Heterogeneous photocatalysis for pharmaceutical wastewater treatment

Kanakaraju, Devagi, Glass, Beverley D., and Oelgemöeller, Michael (2013) Heterogeneous photocatalysis for pharmaceutical wastewater treatment. In: Lichtfouse, Eric, Schwarzbauer, Jan, and Robert , Didier, (eds.) Green Materials for Energy, Products and Depollution. Environmental Chemistry for a Sustainable World, 3 . Springer, Dordrecht, The Netherlands, pp. 69-133.

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Environmentally sustainable solutions for wastewater management including the improvement of water quality and water recycling are considered key priority areas globally. The challenges facing our water resources are unprecedented due to the presence of organic and inorganic pollutants derived from numerous anthropogenic activities. This situation has been further complicated by emerging persistent contaminants such as pharmaceuticals which possess low biodegradability and resistance to chemical and biological treatments. Excretion of pharmaceuticals and their metabolites via human waste, improper disposal and veterinary applications is recognized as the principal sources of pharmaceuticals ending up in various compartments of the environment. Heterogeneous photocatalysis using semiconductor titanium dioxide (TiO₂) has proven to be a promising treatment method for the degradation of pharmaceuticals.

Here, we review recent research concerning the application of TiO₂ photocatalysis for the removal of selected pharmaceuticals belonging to different therapeutic drug classes. These classes of pharmaceuticals were chosen based on their environmental prevalence and potential adverse effects. The highlighted conclusions from this review are that (1) TiO₂ photocatalysis may play a major role in the degradation of pharmaceuticals; (2) various factors such as catalyst loading, initial concentrations, and water matrices significantly influence both the degradation rate and kinetics of degradation; (3) mineralization remains incomplete, despite complete abatement of the parent pharmaceutical due to the formation of stable byproducts; (4) structures or number of intermediates formed differ due to the variation of photocatalytic experimental parameters, and (5) laboratory-scale experiments with artificial pharmaceutical solutions, in particular single compounds, are more common than pilot-scale or real wastewater samples. The main conclusion is that the use of heterogeneous photocatalysis can be considered a state-of-the-art pharmaceutical wastewater treatment. Further studies are needed to optimize the operating conditions for maximum degradation of wastewater containing multiple pharmaceuticals under realistic conditions and on industrial scales.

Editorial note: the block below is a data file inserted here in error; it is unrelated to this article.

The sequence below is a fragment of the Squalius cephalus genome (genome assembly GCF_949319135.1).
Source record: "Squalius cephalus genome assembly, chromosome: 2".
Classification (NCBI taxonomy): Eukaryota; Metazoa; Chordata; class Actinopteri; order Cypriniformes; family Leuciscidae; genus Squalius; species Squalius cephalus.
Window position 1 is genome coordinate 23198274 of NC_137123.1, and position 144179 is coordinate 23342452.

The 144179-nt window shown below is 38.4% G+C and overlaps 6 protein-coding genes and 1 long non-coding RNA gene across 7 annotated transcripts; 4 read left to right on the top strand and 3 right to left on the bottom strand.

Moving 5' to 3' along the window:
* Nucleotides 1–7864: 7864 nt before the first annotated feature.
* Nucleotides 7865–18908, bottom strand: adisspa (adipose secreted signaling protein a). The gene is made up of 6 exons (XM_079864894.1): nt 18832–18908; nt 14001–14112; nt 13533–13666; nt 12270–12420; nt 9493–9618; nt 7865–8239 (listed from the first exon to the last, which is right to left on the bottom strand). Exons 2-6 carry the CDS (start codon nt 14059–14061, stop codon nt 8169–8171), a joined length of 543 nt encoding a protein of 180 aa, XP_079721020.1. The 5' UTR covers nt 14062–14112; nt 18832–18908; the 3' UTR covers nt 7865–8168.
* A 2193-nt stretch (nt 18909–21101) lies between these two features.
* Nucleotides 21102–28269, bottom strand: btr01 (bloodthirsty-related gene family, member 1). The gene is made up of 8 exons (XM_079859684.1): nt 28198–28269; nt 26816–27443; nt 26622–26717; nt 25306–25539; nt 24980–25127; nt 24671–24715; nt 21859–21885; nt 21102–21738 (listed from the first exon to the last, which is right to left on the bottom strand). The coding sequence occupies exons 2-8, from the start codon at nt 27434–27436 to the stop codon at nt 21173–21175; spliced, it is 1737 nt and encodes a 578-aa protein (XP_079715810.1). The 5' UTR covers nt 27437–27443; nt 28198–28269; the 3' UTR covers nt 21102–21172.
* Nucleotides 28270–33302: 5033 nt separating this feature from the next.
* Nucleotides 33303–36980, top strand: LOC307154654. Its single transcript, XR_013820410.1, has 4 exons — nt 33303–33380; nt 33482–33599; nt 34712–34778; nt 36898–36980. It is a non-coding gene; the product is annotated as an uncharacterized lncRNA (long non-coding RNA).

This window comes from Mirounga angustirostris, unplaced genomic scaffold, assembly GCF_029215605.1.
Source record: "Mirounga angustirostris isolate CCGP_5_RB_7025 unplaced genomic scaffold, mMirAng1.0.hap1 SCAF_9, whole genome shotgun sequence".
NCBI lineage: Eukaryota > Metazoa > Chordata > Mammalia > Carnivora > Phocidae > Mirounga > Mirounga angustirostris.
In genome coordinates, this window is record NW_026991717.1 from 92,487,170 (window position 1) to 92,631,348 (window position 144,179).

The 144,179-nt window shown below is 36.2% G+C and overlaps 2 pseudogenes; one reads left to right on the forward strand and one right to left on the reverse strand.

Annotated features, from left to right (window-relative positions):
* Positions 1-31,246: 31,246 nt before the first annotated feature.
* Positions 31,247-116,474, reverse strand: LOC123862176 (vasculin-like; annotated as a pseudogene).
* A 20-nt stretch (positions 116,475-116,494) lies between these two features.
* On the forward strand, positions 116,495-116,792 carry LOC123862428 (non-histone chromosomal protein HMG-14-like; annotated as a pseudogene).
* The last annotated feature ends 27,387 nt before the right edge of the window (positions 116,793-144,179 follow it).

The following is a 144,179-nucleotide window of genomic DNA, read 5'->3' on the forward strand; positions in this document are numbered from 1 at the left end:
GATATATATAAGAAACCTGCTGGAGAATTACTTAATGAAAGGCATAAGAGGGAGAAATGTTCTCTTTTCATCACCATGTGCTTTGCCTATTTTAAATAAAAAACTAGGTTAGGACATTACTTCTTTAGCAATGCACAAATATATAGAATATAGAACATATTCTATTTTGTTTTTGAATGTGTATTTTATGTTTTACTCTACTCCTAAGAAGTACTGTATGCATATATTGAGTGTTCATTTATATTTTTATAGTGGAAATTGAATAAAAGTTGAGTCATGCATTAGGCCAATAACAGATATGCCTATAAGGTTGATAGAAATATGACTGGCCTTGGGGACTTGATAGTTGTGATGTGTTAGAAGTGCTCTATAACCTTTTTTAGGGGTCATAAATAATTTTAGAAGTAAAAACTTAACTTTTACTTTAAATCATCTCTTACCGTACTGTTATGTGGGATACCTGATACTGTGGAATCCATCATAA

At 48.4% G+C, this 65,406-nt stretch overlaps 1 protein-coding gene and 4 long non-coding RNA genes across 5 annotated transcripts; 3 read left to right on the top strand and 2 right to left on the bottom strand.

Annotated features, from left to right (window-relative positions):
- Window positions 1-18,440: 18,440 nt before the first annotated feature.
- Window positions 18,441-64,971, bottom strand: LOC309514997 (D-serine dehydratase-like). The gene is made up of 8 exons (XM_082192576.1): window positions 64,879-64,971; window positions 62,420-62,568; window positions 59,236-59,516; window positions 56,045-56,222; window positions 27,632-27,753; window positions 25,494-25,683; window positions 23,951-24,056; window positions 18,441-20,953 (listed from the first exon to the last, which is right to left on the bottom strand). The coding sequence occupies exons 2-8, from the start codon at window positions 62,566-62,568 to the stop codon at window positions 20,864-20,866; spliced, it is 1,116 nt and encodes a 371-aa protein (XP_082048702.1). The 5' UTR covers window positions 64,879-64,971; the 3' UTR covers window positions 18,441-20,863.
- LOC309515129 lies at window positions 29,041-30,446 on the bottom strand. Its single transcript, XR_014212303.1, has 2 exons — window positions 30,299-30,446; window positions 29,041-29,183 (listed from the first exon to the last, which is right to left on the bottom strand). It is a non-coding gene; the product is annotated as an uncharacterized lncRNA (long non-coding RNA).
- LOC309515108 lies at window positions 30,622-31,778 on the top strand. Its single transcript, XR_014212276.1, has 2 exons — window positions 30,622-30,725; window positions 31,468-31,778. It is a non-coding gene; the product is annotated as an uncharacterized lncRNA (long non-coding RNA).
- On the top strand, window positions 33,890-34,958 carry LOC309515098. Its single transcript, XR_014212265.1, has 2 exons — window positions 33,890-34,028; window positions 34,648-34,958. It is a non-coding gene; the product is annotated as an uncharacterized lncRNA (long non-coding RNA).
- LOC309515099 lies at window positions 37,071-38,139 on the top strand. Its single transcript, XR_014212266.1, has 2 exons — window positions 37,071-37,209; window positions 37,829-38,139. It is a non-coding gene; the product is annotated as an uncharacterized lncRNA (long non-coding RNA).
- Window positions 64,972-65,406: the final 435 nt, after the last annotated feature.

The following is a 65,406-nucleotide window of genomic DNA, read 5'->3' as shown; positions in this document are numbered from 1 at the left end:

Item ID: 29970
Item Type: Book Chapter (Research - B1)
ISBN: 978-94-007-6835-2
Keywords: pharmaceutical pollutants; TiO2 photocatalysis; wastewater; antibiotic; analgesis; drugs; advanced oxidation processes
Date Deposited: 19 Mar 2014 04:10
FoR Codes: 03 CHEMICAL SCIENCES > 0305 Organic Chemistry > 030505 Physical Organic Chemistry @ 100%
SEO Codes: 97 EXPANDING KNOWLEDGE > 970103 Expanding Knowledge in the Chemical Sciences @ 100%
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